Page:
2016 was an accidental transformative year. I started the year in company of wonderful friends in my new SoCal home, but I didn't expect to quit the job a few months later.
At what point did the tables turn such that the company was getting more from me than the other way around? Rather than jumping into the next opportunity, I intentionally took some time off. After all, when was the next time I was going to have the time and capital to invest in me?
7 months later. I clocked more than 100,000 miles. I sold most of my belongings and put whatever I have left into storage. I moved out of my beachside apartment. (However, I still held onto a few sentimental objects like my jewel green velvet sofa and red hardtop convertible.) Before I knew it, I was left with a suitcase, a duffel bag and backpack.
Many friends thought my actions were courageous, inspiring and amazing. I have talked about location independence for awhile, so here is my chance to live that dream. I thought I was about to embark on a grand adventure - exploring new countries, meeting new people, and tasting various delicacies. Instead of being trapped by the system, I can create and live by my own rules.
That's what I thought before I started my journey. I rode majestic elephants, surfed rolling waves, sunbathed in hidden beaches, scaled volcanoes, and explored the deep blue sea. Many friends, old and new, met me in various countries around the world. I snapped a lot of photographs, experimented with video, read a lot of books and wrote a lot of blog posts.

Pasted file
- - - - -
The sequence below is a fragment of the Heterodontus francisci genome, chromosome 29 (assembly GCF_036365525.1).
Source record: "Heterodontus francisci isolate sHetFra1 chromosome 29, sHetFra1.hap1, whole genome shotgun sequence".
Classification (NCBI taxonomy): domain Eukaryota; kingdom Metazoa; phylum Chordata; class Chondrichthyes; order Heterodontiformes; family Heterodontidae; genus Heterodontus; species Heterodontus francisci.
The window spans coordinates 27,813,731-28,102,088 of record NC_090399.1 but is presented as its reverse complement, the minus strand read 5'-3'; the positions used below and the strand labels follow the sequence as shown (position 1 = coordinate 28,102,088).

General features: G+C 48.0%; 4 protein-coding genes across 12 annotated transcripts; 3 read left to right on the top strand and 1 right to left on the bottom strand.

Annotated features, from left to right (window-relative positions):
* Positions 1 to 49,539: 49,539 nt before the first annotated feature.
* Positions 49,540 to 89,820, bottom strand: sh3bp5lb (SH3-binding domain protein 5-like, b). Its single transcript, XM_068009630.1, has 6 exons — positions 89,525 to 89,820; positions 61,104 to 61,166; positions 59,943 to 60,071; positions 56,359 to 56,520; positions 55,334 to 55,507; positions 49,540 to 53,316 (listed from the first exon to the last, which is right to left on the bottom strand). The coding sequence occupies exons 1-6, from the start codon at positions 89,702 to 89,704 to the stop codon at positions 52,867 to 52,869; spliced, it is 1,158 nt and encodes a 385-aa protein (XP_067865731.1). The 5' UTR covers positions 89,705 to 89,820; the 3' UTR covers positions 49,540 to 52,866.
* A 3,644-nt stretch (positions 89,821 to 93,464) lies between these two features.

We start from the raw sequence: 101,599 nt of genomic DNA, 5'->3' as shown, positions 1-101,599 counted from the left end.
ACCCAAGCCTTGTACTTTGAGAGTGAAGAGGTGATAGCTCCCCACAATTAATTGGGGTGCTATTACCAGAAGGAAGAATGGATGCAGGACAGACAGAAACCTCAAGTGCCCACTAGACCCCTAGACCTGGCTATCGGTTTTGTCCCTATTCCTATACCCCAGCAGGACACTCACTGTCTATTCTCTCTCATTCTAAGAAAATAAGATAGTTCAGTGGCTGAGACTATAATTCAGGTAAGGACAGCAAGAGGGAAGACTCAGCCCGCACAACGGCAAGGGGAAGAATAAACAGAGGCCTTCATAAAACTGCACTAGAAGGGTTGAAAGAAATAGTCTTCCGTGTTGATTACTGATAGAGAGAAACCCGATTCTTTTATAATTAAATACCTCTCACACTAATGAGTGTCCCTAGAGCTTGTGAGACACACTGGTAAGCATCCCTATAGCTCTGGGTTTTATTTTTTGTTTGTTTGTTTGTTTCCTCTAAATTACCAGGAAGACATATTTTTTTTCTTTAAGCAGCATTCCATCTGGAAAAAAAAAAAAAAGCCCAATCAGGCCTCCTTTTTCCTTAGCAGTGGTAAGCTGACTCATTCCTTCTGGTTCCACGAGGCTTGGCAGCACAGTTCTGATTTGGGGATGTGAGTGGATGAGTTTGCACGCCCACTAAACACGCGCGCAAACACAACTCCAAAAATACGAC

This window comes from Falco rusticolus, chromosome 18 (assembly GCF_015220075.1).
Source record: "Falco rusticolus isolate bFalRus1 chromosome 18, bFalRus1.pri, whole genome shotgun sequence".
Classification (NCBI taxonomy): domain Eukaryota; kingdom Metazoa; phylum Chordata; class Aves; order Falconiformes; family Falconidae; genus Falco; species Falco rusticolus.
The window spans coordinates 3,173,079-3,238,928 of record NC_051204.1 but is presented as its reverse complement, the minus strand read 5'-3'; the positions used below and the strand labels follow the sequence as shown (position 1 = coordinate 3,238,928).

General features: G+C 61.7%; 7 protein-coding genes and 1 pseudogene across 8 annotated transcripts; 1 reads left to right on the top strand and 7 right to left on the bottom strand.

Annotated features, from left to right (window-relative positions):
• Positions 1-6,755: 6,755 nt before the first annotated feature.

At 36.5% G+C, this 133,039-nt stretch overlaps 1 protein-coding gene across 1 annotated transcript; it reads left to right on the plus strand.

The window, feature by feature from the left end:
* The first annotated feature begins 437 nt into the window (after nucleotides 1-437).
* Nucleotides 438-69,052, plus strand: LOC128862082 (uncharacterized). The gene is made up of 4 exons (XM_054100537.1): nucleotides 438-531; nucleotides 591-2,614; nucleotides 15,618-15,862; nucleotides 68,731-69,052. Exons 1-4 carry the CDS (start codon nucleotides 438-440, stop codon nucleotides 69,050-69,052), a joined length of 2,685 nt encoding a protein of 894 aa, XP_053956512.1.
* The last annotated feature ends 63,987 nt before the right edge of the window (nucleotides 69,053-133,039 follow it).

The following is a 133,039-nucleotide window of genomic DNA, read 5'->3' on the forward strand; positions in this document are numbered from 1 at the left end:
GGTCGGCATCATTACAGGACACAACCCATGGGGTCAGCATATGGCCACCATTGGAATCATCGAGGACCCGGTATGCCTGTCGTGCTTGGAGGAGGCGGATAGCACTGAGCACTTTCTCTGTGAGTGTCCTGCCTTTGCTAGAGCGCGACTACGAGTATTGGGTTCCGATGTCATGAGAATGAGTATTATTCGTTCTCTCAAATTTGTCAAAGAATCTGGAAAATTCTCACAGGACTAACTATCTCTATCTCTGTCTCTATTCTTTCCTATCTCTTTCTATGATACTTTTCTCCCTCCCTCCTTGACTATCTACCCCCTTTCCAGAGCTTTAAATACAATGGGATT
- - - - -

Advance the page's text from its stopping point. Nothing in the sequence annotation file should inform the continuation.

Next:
The act of creating felt very cathartic and blissful, but it's like a drug. At first, I was filled with an overwhelming feeling of happiness and excitement. As time passed, each subsequent act of creation did not bring the same level of ecstasy as the last act. Instead, I became more restless and unfulfilled. Thus, I began to wonder what happened. Even though I'm creating, why did I still feel a little empty? What was I missing?
People don't tell you about the negatives of a digital nomad and solo globetrotter. It can be lonely. It is inconvenient (especially when dealing with property tax bills). Travel can be liberating. Exposure to new experiences, cultures and people provide richer perspectives and inspiration you may not get at home. Nonetheless, it is challenging to build meaningful relationships when you're constantly on the move. Deep down, I think I knew all along what I was missing. There were so many clues and serendipitous moments that I chide myself for being so naive.
Until now, I have been creating without purpose. There was no end goal or milestones. I performed experiments without knowing what I was trying to test for. Some experiments did work out the way I wanted them to. My visual eye dramatically improved with every photograph. My storytelling became more electrifying and stirred emotions in strangers. On the other hand, I've realized my physical limitations. As much as I enjoyed surfing and scuba diving, I found that I couldn't dedicate the time nor passion compared to other activities.